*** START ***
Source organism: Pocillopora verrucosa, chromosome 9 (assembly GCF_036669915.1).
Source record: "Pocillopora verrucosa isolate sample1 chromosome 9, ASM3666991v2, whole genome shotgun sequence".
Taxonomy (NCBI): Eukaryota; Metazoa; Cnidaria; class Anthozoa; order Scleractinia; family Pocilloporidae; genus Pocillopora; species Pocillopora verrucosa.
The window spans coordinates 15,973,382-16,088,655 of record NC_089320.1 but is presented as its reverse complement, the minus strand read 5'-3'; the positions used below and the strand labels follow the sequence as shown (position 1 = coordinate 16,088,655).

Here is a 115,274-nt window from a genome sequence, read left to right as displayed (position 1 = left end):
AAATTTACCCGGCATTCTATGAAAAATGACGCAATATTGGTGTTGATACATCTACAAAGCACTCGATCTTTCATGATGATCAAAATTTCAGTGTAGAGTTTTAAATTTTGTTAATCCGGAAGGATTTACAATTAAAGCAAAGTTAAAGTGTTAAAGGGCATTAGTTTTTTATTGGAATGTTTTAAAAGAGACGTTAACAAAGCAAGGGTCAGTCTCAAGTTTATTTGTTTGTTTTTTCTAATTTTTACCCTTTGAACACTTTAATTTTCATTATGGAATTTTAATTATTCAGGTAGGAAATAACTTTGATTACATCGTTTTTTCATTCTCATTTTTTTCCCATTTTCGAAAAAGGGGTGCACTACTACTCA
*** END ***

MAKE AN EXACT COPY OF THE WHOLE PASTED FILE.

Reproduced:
Source organism: Pocillopora verrucosa, chromosome 9 (assembly GCF_036669915.1).
Source record: "Pocillopora verrucosa isolate sample1 chromosome 9, ASM3666991v2, whole genome shotgun sequence".
Taxonomy (NCBI): Eukaryota; Metazoa; Cnidaria; class Anthozoa; order Scleractinia; family Pocilloporidae; genus Pocillopora; species Pocillopora verrucosa.
The window spans coordinates 15,973,382-16,088,655 of record NC_089320.1 but is presented as its reverse complement, the minus strand read 5'-3'; the positions used below and the strand labels follow the sequence as shown (position 1 = coordinate 16,088,655).

Here is a 115,274-nt window from a genome sequence, read left to right as displayed (position 1 = left end):
AAATTTACCCGGCATTCTATGAAAAATGACGCAATATTGGTGTTGATACATCTACAAAGCACTCGATCTTTCATGATGATCAAAATTTCAGTGTAGAGTTTTAAATTTTGTTAATCCGGAAGGATTTACAATTAAAGCAAAGTTAAAGTGTTAAAGGGCATTAGTTTTTTATTGGAATGTTTTAAAAGAGACGTTAACAAAGCAAGGGTCAGTCTCAAGTTTATTTGTTTGTTTTTTCTAATTTTTACCCTTTGAACACTTTAATTTTCATTATGGAATTTTAATTATTCAGGTAGGAAATAACTTTGATTACATCGTTTTTTCATTCTCATTTTTTTCCCATTTTCGAAAAAGGGGTGCACTACTACTCA